What’s the difference of spilling the beans and spilling the tea?
If you spend enough time on the internet, you’ll find that people use the phrase ‘to spill the tea’ a lot, especially when there is a scandal or a controversy. How does it differ from ‘to spill the beans?’
Quick answer: both can mean the same thing, which is exposing or leaking private information that is not supposed to be made public. However, I tend to use ‘spill the beans’ for something that has an amount of truth in it, while I use ‘spill the tea’ for gossips.
‘Spill the beans’ is believed to have come from an ancient Greek voting system, wherein those in favour of something would put white beans into the jar. Those who opposed would put black ones. It’s not clear what type of beans were used.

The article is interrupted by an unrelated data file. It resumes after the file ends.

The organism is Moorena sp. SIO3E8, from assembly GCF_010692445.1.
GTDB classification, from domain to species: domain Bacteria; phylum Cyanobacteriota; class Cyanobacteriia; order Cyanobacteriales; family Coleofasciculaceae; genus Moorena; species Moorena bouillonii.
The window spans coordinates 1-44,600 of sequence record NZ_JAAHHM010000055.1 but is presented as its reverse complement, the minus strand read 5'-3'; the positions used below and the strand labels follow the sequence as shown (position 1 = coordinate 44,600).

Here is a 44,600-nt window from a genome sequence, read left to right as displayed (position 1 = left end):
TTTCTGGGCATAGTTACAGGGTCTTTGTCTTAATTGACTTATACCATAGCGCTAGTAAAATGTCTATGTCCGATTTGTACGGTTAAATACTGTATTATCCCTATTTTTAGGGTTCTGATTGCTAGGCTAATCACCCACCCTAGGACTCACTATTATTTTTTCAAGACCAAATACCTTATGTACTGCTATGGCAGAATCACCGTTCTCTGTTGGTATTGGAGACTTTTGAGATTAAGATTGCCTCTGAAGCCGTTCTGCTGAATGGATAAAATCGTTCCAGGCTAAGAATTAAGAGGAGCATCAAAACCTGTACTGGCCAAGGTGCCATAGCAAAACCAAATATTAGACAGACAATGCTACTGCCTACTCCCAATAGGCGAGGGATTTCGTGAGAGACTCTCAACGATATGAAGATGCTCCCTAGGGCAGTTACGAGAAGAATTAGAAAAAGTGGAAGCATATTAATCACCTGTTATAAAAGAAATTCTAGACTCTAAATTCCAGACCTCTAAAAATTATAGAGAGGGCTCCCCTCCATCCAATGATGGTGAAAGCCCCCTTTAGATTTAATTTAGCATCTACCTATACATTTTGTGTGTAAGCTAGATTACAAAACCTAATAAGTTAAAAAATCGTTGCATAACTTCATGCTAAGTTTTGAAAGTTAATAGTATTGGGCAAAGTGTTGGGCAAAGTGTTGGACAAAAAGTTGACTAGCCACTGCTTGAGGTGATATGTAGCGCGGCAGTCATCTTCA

If someone knocked over the jar and the beans were spilled, the results were out and were known to public before the voting ended. Thus came the phrase ‘spill the beans’.
We have a much clearer record of ‘spill the tea’. It first appeared in a 1994 non-fiction novel, John Berendt’s Midnight in the Garden of Good and Evil. In it, he interviewed Lady Chablis.
The lady said she avoided being in a close acquaintance with certain men because once the found out the T about her, they tended to become more violent. ‘T’ here stands for truth.
In her autobiography which was published in 1997, Lady Chablis once again used the letter ‘T’ to refer to the truth. Later on, this ‘T’ was officially spelled ‘tea.’
Unlike ‘spill the beans’ that carries some truth in it, the phrase ‘spill the tea’ can mean the truth or gossips. It can also mean our truth/gossips and the truth/gossips about us. So be careful when ‘spilling the hot tea,’ lest we get burnt.
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